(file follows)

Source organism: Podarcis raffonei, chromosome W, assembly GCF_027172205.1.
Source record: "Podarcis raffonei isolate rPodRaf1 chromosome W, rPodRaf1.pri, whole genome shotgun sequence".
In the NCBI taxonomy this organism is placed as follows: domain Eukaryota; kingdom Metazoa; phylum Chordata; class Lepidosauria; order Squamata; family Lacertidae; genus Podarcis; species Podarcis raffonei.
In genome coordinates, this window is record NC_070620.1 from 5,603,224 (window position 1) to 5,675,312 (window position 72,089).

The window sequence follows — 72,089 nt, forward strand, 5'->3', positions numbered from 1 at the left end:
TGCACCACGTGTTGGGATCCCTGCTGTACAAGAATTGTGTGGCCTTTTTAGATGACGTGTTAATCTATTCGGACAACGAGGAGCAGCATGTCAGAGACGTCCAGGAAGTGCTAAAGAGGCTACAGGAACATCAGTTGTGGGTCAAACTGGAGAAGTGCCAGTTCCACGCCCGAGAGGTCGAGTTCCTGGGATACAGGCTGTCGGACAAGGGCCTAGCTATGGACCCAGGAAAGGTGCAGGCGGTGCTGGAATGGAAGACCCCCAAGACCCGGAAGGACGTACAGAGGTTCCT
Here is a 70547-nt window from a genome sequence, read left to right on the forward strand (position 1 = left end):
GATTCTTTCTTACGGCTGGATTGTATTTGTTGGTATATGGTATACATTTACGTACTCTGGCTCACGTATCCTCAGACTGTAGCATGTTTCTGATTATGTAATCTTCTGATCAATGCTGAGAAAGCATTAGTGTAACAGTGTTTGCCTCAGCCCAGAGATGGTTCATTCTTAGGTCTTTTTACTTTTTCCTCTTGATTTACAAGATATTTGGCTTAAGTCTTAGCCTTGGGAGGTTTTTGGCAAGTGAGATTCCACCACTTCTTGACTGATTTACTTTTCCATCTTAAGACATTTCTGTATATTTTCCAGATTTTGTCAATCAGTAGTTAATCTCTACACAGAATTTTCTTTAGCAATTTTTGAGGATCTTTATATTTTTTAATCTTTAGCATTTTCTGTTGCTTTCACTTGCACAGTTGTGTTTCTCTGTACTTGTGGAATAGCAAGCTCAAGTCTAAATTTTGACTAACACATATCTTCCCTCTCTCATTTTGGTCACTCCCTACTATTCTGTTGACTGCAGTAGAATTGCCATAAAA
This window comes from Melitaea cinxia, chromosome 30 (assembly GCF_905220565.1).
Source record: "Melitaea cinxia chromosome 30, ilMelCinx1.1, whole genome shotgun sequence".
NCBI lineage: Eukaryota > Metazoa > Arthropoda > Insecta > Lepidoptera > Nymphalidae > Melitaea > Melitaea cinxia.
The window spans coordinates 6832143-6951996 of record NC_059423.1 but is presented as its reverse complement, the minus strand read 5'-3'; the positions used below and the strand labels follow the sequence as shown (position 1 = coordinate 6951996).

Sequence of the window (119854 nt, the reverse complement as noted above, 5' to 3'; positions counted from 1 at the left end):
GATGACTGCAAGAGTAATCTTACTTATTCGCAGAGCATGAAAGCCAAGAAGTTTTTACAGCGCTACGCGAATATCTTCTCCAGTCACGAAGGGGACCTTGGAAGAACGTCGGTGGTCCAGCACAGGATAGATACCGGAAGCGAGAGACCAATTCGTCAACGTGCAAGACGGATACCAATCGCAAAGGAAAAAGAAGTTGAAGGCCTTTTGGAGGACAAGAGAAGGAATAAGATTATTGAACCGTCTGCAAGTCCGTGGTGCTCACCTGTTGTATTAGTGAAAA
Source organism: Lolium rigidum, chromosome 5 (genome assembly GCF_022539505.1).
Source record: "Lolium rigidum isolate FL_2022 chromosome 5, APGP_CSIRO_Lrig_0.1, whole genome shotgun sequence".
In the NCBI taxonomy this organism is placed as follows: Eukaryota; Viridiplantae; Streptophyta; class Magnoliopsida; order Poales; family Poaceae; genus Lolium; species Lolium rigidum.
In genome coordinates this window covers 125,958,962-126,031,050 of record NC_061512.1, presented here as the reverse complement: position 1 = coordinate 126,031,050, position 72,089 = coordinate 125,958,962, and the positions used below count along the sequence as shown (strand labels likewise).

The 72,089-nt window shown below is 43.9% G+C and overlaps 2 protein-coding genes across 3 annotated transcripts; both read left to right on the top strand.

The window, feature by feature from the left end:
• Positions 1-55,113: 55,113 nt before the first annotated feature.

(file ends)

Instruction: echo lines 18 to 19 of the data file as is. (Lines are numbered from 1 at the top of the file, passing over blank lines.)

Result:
In genome coordinates this window covers 125,958,962-126,031,050 of record NC_061512.1, presented here as the reverse complement: position 1 = coordinate 126,031,050, position 72,089 = coordinate 125,958,962, and the positions used below count along the sequence as shown (strand labels likewise).

The 72,089-nt window shown below is 43.9% G+C and overlaps 2 protein-coding genes across 3 annotated transcripts; both read left to right on the top strand.